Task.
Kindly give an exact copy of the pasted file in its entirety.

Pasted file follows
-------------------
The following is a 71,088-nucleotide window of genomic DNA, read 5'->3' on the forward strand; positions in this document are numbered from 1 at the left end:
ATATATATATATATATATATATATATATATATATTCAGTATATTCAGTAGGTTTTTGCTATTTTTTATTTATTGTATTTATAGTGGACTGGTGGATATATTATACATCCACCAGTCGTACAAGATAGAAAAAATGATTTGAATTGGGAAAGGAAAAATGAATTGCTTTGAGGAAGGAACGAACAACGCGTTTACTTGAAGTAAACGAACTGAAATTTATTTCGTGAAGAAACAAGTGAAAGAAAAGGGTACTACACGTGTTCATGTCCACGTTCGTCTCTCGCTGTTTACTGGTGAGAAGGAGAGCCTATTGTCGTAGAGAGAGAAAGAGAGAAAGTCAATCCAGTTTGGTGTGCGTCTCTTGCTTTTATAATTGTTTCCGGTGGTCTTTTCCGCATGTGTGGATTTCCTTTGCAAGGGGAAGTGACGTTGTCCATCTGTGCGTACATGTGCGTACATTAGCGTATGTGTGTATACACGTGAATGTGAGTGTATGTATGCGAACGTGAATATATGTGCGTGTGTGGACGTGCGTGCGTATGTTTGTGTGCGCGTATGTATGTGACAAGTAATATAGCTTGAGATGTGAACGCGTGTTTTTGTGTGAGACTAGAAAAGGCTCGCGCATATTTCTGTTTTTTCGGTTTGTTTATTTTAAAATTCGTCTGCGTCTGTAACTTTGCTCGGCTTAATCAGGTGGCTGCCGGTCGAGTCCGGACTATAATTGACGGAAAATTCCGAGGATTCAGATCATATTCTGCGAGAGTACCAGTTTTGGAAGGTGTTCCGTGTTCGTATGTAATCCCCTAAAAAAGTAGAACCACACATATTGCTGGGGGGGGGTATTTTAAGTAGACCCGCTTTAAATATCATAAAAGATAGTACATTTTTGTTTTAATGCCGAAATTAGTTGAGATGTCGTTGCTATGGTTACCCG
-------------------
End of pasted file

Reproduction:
The following is a 71,088-nucleotide window of genomic DNA, read 5'->3' on the forward strand; positions in this document are numbered from 1 at the left end:
ATATATATATATATATATATATATATATATATATTCAGTATATTCAGTAGGTTTTTGCTATTTTTTATTTATTGTATTTATAGTGGACTGGTGGATATATTATACATCCACCAGTCGTACAAGATAGAAAAAATGATTTGAATTGGGAAAGGAAAAATGAATTGCTTTGAGGAAGGAACGAACAACGCGTTTACTTGAAGTAAACGAACTGAAATTTATTTCGTGAAGAAACAAGTGAAAGAAAAGGGTACTACACGTGTTCATGTCCACGTTCGTCTCTCGCTGTTTACTGGTGAGAAGGAGAGCCTATTGTCGTAGAGAGAGAAAGAGAGAAAGTCAATCCAGTTTGGTGTGCGTCTCTTGCTTTTATAATTGTTTCCGGTGGTCTTTTCCGCATGTGTGGATTTCCTTTGCAAGGGGAAGTGACGTTGTCCATCTGTGCGTACATGTGCGTACATTAGCGTATGTGTGTATACACGTGAATGTGAGTGTATGTATGCGAACGTGAATATATGTGCGTGTGTGGACGTGCGTGCGTATGTTTGTGTGCGCGTATGTATGTGACAAGTAATATAGCTTGAGATGTGAACGCGTGTTTTTGTGTGAGACTAGAAAAGGCTCGCGCATATTTCTGTTTTTTCGGTTTGTTTATTTTAAAATTCGTCTGCGTCTGTAACTTTGCTCGGCTTAATCAGGTGGCTGCCGGTCGAGTCCGGACTATAATTGACGGAAAATTCCGAGGATTCAGATCATATTCTGCGAGAGTACCAGTTTTGGAAGGTGTTCCGTGTTCGTATGTAATCCCCTAAAAAAGTAGAACCACACATATTGCTGGGGGGGGGTATTTTAAGTAGACCCGCTTTAAATATCATAAAAGATAGTACATTTTTGTTTTAATGCCGAAATTAGTTGAGATGTCGTTGCTATGGTTACCCG